Doubting the existence of a factory prototype.
Photos by the author
here was a lot of creative thinking going on at Pontiac Motor Division in the 1957-58 period after Bunkie Knudsen came aboard. In the showroom, buyers could find cars with fuel injection, air suspension, acrylic lacquer-finished nose clips, etc. Behind the scenes, Pontiac was experimenting with a 4-speed floor shift, rear-mounted transaxles (a '57 with one was pictured in Motor Trend) and supercharging (with Mickey Thompson and Briggs Cunningham).
Technical papers put out by PMD engineers at that time reflect the great emphasis placed on research and development by the new Knudsen/Estes/DeLorean team. My files contain reports made by G.A. Rock, Hulki Aldikacti and others for the product engineering department. They discuss various experimental concepts and systems. In fact, there was so much creative activity that, on Feb. 28, 1957, J.L.R. Bennett of Product Engineering presented a 33-page speech titled, "The Preparation and Reporting of Experimental Laboratory Test Data" at a PMD engineers' forum. (This presentation covered topics such as titling an engineering document, how to expand your vocabulary and the wisdom of avoiding dated words in a paper that could be referenced five or ten years down the road. It cited "configuration" as a word that engineers were abusing at the time.)
With so much experimentation going on, it seems perfectly logical that Pontiac built special cars at this time. Therefore, I should have believed a story I kept hearing over and over again.
It concerned the existence of a "half '57-half '58" Pontiac factory prototype in a small Wisconsin town. Unfortunately, this listener remained a "doubting Thomas" for too many years. I simply could not buy the idea that a factory prototype could wind up in Eagle River!
Eagle River, Wis., lies in the northeast quadrant of the state, not far from the Canadian border. It's an area renowned for its north-woods lumberjack breakfasts, winter sleigh riding and the world's "holiest" sport-ice fishing. It's best known, though, for the World Championship Snowmobile Derby, held there each year in mid-January. The town does have a collector car show every fall (before Halloween, of course) and two auto restoration shops. Everyone figures the shops wound up there because there's not much else to do in the winter but work.
It was probably one of tire restorers who first mentioned the hybrid Pontiac to me. He was sure that it had a '58 front end mated to a '57 tail. "And it's a special model, too," the car rebuilder insisted. "A Bonneville, or something like that, with fuel injection straight from the factory."
Naturally, when someone tells you about a factory prototype being in Eagle River, you just assume that the cold has frozen up their cerebral fluids. And when you try to picture a car that's one year on one end and a second year on the other, you figure that it's a "clip job." People used to do a lot of that 35 years ago--for example, fixing up a '55 Chevy convertible with front end damage by mating it with a '56 Chevy front clip.
This doubting Thomas had the story all figured out ... until I received a recent letter from Charles Berg.
He sent photos and information about a car that he owned--an unusual 1957 Pontiac Bonneville. He had purchased it from his father-in-law in 1987. Everything on it, except the FM radio, is origi-nal equipment. This includes the quad headlamps, color coordinat-ed bumper bullets, and the interior with front bucket seats and a center console.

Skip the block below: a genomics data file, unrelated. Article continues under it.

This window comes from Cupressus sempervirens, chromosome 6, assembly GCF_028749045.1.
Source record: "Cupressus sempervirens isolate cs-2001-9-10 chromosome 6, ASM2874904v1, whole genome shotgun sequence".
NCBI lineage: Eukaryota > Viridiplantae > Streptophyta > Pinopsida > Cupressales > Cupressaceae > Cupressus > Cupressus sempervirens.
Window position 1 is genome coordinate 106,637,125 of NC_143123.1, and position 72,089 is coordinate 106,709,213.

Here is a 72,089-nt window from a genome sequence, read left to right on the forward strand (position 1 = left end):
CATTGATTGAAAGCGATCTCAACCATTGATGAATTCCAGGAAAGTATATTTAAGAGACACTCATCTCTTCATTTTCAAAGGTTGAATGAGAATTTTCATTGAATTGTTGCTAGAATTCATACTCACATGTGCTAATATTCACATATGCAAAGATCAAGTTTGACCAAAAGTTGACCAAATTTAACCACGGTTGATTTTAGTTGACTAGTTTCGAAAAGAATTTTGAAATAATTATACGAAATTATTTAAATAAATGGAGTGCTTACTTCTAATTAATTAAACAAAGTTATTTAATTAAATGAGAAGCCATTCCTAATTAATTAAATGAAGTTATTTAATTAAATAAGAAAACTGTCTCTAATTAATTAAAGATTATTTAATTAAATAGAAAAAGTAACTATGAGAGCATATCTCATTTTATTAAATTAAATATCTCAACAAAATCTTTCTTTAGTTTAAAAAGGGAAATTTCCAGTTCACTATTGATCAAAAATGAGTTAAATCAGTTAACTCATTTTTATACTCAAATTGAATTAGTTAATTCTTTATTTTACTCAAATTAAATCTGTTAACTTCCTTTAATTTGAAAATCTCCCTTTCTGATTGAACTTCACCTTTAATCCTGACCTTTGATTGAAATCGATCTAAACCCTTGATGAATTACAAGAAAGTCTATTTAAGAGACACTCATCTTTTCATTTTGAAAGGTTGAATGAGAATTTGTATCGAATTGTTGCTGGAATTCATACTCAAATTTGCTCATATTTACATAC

The car (serial number P857H31975) was sold on Dec. 1, 1957, and invoiced as a used car 18 days later. A salesman named Williams, who worked at Peter Epsteen Pontiac of Skokie, Ill., handled the transaction. The selling price was $4,514.56, plus $135.44 sales tax for a total of $4,650. A trade-in allowance of $650 was issued for a 1951 Cadillac. This made the settlement balance for the Bonneville just $4,000. It was quite a deal, considering that a new Bonneville listed for $5,782.39 without tax.
Nothing in the used car paperwork mentions anything about the car being special, except to the extent that it's shown as a 1957 Pontiac Bonneville convertible. The special interior, headlamps and trim features aren't listed. There doesn't seem to be anything extraordinary about the VIN codes.
In fact, the deal was done in such ordinary fashion that sales manager Lou Schwartz sent out a follow-up letter on Jan. 3, 1958. It thanked the owner for his recent purchase. "I wanted you to know that I am personally interested in the performance of your car," it stated. "In dealing with our company, we feel you are entitled to the finest of service. It is my pleasure to see that you receive this."
According to one report, Epsteen Pontiac had the car displayed to show off features that Pontiac planned to introduce in 1958 and 1959. Like all Bonnevilles, it had power seats, brakes, windows and steering, a fuel-injected V8, leather upholstery, Hydra-matic Drive and special trim. However, it also has several fiberglass body panels, 1958-59 style bucket seats, a distinctive metal-trimmed console and 1958-style headlights.
The car's data plate shows: style number 57-2867-SDTX, body number P-272, trim nurnber 266-1, paint code PP 2 and accessory codes BGJXKYEXQXSX. The car also has a plate with SO (special order?) number 90299 and the build date, June 20, 1957. The first owner did hear a story that it was made for the president (Bunkie Knudsen was actually generat manager) of Pontiac, who then decided to award it to a Pontiac deater.
True or false? We don't know. However, after finding out that the Eagle River "connection" was real, we're going to stop playing the doubting Thomas!
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